Chicago Tribune Endorses Barack Obama for President

The Chicago Tribune has endorsed Barack Obama to be President of the United States. As you will see, it is a historic move for the storied daily newspaper. If anyone would know about Barack Obama’s associations -whether Bill Ayers or Father Pfleger- it would be the Chicago papers. And with its political history, the Chicago Tribune would be more than happy to blow the whistle. But like so many others have had to conclude, this is the best candidate, and Barack Obama is ready to lead.

To read the Tribune’s long and thoughtful endorsement in its full context click here.  Here are a few excerpts.

  • We can provide some assurance. We have known Obama since he entered politics a dozen years ago. We have watched him, worked with him, argued with him as he rose from an effective state senator to an inspiring U.S. senator to the Democratic Party’s nominee for president.
  • We have tremendous confidence in his intellectual rigor, his moral compass and his ability to make sound, thoughtful, careful decisions. He is ready.
  • This endorsement makes some history for the Chicago Tribune. This is the first time the newspaper has endorsed the Democratic Party’s nominee for president. The Tribune in its earliest days took up the abolition of slavery and linked itself to a powerful force for that cause–the Republican Party. The Tribune’s first great leader, Joseph Medill, was a founder of the GOP.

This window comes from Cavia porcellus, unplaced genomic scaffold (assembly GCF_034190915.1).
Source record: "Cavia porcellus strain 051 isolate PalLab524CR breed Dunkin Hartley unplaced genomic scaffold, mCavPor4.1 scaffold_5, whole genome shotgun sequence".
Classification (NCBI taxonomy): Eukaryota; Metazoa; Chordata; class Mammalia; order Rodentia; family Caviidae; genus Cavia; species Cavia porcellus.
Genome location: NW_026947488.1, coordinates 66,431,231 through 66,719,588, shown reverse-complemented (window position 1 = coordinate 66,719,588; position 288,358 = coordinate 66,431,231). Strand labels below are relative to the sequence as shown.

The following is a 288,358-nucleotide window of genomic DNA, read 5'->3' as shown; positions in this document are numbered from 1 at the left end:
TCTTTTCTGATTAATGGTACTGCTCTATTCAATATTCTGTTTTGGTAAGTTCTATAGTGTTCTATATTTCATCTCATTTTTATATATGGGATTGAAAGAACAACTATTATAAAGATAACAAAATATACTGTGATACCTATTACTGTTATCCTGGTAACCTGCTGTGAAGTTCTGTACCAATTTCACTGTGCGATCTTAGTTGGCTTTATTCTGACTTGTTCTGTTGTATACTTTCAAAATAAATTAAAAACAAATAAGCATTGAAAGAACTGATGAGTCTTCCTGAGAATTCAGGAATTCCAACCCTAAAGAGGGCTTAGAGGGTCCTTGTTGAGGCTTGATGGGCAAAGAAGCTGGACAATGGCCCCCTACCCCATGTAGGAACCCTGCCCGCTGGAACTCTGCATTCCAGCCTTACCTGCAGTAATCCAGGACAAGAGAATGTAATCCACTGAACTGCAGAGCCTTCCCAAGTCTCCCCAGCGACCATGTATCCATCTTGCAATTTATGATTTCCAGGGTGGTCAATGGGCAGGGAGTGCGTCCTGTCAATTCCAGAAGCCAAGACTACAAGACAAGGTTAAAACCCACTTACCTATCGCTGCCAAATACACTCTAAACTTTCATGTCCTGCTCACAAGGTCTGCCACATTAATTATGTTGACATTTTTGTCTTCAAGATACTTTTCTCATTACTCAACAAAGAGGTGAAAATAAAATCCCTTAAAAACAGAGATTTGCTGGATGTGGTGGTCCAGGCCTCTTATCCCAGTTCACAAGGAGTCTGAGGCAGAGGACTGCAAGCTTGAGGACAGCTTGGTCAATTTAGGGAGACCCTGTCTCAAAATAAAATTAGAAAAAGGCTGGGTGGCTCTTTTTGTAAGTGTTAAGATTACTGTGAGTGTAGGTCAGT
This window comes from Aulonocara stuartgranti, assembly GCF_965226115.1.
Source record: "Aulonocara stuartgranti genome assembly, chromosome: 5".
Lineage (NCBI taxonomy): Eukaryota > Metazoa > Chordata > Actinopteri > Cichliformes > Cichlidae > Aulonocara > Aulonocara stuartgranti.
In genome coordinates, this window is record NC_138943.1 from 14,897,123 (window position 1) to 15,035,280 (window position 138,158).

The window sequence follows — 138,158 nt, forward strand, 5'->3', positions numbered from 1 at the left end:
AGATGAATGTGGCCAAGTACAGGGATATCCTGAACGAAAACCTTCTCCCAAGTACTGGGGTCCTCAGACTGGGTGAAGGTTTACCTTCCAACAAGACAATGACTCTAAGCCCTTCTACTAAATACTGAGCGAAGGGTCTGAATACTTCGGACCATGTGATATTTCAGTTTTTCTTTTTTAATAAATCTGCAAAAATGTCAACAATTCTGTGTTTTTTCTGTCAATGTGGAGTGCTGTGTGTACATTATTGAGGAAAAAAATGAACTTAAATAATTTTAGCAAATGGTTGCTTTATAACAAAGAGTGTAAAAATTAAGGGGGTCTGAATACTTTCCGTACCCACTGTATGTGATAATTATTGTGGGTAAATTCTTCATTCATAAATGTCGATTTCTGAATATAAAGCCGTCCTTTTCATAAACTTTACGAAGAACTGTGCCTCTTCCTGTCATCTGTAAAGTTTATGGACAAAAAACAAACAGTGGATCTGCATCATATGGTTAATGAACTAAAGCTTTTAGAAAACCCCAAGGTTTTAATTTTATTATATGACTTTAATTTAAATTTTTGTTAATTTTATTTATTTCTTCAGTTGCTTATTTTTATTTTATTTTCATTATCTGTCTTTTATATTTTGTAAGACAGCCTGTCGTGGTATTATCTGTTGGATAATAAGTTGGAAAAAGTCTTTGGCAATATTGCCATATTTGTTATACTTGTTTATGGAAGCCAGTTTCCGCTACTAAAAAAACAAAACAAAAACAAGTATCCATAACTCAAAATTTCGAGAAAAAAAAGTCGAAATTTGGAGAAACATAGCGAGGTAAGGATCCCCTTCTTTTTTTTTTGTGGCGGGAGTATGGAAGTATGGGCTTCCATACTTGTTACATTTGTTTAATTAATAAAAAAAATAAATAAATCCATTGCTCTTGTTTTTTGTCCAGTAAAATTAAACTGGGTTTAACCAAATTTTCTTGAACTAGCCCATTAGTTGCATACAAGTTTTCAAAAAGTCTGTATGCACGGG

• We know first-hand that Obama seeks out and listens carefully and respectfully to people who disagree with him. He builds consensus. He was most effective in the Illinois legislature when he worked with Republicans on welfare, ethics and criminal justice reform. He worked to expand the number of charter schools in Illinois–not popular with some Democratic constituencies.
  • Obama is deeply grounded in the best aspirations of this country, and we need to return to those aspirations. He has had the character and the will to achieve great things despite the obstacles that he faced as an unprivileged black man in the U.S.
  • He has risen with his honor, grace and civility intact. He has the intelligence to understand the grave economic and national security risks that face us, to listen to good advice and make careful decisions.

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